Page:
I’m preparing to submit an original first-person POV essay to a literary journal for black women writers. It’s been about four years since my last submission to a publication. Not that I haven’t been writing during that time. I have. But I haven’t submitted work to places that pulse with the heartbeat of my community and experience as an African American woman writer.
A collection of things can account for the delay in my submissions: the whirlwind of life, work, relationships, new responsibilities, travel, the ending of a romantic relationship, health challenges, new beginnings, putting life into my growth as a runner. Yeah, that’s enough to keep anybody delayed.
As I’ve matured emotionally, physically and mentally, I realize it’s very valuable to me to select places where my words actually need to be.
I don’t want to publish for the sake of being everywhere. I want my words to be in the places and spaces they are meant to be.
Four years ago when I submitted a piece to a website, the publication kindly rejected my work. Reflecting now on what I wrote, I see why it didn’t work for them. And in some ways what I wrote about was prescriptive than reflective and transparent of my own journey.
I didn’t realize it then but I’ve learned the lesson now. The best type of writing is that which connects in vulnerability and humanity with readers. Yes, there is a place and time for prescriptive words and ‘how to’ lists. But sometimes people just wanna know that you’re human, just like them, and see that you struggle too and you’re trying to navigate your way through this crazy-maker called life, holding onto as many of your marbles as possible.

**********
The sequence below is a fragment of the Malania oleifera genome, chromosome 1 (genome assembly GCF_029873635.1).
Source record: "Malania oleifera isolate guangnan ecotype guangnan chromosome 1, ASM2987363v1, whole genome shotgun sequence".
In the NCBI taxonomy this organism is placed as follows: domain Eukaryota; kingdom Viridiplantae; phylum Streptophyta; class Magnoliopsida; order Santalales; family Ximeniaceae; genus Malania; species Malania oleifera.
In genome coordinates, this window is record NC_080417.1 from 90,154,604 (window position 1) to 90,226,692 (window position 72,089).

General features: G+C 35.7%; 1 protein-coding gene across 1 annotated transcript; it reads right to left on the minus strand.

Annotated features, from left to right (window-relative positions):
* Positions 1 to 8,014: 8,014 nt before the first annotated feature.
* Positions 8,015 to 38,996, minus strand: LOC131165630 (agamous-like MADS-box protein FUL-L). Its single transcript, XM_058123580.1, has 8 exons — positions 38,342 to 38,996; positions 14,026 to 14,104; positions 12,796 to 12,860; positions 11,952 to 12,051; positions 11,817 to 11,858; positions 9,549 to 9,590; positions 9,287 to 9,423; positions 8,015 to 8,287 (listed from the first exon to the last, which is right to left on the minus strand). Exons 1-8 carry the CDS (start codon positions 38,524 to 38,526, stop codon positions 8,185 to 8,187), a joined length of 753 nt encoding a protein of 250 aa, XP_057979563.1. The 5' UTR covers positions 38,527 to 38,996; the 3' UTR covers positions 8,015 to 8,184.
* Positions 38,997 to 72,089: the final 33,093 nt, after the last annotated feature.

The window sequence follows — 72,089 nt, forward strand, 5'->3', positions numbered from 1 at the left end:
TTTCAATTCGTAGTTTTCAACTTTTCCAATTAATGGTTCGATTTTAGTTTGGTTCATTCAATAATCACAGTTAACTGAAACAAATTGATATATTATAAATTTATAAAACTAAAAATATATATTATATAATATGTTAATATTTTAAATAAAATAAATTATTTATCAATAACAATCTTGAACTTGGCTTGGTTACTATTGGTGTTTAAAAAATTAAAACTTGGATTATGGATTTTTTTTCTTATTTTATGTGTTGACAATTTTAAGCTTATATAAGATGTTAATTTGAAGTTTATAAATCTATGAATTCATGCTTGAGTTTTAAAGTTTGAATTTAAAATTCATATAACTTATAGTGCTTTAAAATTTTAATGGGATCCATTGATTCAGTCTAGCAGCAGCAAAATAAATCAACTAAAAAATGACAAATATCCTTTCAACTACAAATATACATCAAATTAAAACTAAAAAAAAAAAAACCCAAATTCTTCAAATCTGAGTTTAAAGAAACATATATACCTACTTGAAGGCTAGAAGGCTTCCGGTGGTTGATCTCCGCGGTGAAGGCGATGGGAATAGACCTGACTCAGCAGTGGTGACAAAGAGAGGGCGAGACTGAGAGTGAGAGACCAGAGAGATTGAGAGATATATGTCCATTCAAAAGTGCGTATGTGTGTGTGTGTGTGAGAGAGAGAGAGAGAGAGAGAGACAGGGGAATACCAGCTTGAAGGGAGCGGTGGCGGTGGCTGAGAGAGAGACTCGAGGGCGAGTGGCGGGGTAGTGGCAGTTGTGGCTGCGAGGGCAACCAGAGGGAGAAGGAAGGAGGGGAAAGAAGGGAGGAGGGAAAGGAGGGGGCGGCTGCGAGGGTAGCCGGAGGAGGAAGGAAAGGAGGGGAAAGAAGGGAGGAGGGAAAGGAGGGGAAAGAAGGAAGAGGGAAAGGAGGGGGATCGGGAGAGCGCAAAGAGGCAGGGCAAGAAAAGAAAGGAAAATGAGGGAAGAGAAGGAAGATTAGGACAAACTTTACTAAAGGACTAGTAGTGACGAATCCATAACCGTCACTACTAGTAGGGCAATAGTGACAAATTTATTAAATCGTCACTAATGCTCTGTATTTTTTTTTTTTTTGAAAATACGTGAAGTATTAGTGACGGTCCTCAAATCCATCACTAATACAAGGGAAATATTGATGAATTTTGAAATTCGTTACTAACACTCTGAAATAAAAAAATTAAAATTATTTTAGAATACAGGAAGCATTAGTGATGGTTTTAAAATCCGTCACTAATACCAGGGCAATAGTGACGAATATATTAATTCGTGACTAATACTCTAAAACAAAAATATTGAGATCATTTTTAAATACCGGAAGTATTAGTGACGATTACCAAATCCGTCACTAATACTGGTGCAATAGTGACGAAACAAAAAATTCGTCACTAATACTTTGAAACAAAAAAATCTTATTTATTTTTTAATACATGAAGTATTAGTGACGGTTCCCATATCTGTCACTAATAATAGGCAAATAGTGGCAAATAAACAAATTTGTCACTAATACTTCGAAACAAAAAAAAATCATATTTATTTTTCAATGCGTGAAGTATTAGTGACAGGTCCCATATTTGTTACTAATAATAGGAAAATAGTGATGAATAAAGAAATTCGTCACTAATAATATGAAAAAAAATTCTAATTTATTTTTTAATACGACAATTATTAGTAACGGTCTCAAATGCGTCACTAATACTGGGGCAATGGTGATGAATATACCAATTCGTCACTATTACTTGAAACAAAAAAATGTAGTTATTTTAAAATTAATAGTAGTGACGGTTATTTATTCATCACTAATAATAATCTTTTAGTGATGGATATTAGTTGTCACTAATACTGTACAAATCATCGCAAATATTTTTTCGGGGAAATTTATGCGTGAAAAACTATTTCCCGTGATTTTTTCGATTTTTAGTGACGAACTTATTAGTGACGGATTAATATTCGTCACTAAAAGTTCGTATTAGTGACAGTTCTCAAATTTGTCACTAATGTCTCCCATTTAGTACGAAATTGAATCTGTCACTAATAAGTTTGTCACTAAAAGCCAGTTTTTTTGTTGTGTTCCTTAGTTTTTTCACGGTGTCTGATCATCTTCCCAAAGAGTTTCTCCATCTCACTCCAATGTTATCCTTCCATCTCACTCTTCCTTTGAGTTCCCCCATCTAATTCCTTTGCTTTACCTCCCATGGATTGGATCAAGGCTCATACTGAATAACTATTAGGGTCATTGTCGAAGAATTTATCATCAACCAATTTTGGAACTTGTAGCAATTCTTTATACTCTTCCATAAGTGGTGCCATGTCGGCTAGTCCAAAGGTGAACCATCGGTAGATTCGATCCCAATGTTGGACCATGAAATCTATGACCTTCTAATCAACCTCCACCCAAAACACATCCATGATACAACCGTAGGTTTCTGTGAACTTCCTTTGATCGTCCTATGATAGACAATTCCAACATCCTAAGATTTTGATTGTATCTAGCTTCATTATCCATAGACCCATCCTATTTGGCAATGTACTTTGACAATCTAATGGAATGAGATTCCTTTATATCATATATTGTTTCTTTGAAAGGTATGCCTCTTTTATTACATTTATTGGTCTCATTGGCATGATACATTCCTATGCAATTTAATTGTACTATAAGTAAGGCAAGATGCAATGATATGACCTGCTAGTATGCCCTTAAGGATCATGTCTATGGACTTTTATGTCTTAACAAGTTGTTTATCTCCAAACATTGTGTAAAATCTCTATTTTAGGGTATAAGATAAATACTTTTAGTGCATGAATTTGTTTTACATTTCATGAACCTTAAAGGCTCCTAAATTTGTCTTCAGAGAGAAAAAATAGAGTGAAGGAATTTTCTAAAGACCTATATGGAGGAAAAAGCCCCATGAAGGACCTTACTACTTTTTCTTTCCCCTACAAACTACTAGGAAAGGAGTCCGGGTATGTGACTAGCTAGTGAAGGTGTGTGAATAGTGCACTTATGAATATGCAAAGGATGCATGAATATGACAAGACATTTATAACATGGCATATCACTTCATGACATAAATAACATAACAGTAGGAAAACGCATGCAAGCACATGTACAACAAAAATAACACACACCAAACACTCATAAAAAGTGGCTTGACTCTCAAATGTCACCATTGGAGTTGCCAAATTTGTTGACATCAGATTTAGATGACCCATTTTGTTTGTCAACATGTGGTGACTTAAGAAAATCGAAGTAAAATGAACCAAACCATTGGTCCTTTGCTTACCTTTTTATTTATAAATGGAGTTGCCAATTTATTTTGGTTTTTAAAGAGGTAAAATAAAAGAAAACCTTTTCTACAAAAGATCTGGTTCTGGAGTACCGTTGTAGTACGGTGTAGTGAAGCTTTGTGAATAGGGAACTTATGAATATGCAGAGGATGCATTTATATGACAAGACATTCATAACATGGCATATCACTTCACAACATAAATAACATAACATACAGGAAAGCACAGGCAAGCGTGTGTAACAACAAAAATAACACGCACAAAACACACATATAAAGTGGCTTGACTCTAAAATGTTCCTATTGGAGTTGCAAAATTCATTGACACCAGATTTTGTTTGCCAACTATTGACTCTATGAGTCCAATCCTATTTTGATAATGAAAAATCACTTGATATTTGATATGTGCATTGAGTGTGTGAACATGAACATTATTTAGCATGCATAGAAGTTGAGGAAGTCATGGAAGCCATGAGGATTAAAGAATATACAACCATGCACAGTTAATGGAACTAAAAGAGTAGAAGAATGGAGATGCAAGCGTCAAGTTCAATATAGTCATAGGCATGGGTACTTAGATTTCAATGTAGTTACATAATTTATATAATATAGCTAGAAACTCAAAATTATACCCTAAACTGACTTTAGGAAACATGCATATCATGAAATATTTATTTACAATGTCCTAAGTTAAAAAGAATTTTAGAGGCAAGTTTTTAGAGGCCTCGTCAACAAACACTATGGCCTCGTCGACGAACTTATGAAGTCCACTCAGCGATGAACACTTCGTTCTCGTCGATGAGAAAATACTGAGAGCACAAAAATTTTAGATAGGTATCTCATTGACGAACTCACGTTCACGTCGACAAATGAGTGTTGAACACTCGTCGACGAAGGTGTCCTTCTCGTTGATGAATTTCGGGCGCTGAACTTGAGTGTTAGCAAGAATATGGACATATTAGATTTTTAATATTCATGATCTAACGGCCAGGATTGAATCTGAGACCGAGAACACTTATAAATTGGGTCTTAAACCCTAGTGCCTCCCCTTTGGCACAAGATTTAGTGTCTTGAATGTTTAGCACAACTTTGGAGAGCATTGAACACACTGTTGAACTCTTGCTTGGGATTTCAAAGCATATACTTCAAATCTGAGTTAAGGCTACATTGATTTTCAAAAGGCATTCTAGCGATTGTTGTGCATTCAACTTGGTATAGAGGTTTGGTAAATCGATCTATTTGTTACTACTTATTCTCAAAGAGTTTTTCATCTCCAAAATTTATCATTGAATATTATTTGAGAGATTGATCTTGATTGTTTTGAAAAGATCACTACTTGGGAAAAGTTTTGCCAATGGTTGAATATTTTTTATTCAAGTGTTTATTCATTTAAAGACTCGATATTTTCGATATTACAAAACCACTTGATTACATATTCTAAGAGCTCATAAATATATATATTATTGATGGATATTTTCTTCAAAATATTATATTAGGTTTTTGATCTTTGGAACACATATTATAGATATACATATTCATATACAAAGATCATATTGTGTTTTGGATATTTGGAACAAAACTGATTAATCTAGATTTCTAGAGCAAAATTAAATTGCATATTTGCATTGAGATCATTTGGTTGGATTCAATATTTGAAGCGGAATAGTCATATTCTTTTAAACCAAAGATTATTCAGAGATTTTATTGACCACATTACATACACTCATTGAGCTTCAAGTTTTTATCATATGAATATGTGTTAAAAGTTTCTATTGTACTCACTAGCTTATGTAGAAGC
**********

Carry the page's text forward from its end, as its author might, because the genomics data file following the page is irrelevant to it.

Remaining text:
There are some gems in that rejected submission four years ago that I want to revist now.
Maybe there’s a new place for these words with a stronger re-write applied. Maybe what I offered in that submission was only a half-completed work (I couldn’t see it then) and it needs to find the proper resolution that will fill it out more. Maybe I need to wrestle with the issues I discussed in the piece more and find out where I am with those questions and even the opinions and judgments I held. Was that piece to judge or was it to invite more human wrestling to help others see where they are in their relationships and identity?
I do feel that good writers consistently keep their readers in mind. We can write for ourselves and never publish, holding all those words to ourselves. But when we do publish, there’s an intention in that because we want to affect others. We want to connect with others, to show them that they are not alone and maybe, just maybe, my words can connect to your story in a way that brings life, laughter and maybe just a bit of healing.
As I sit with the gift of reflection, I’m learning that where I may have thought I wanted my words to be in the past actually isn’t where I want them to be now. Submitting my words to publications that fit my voice accurately is both honoring to myself and a measure of stewardship of my gift. And that’s not only okay, it’s very, very freeing.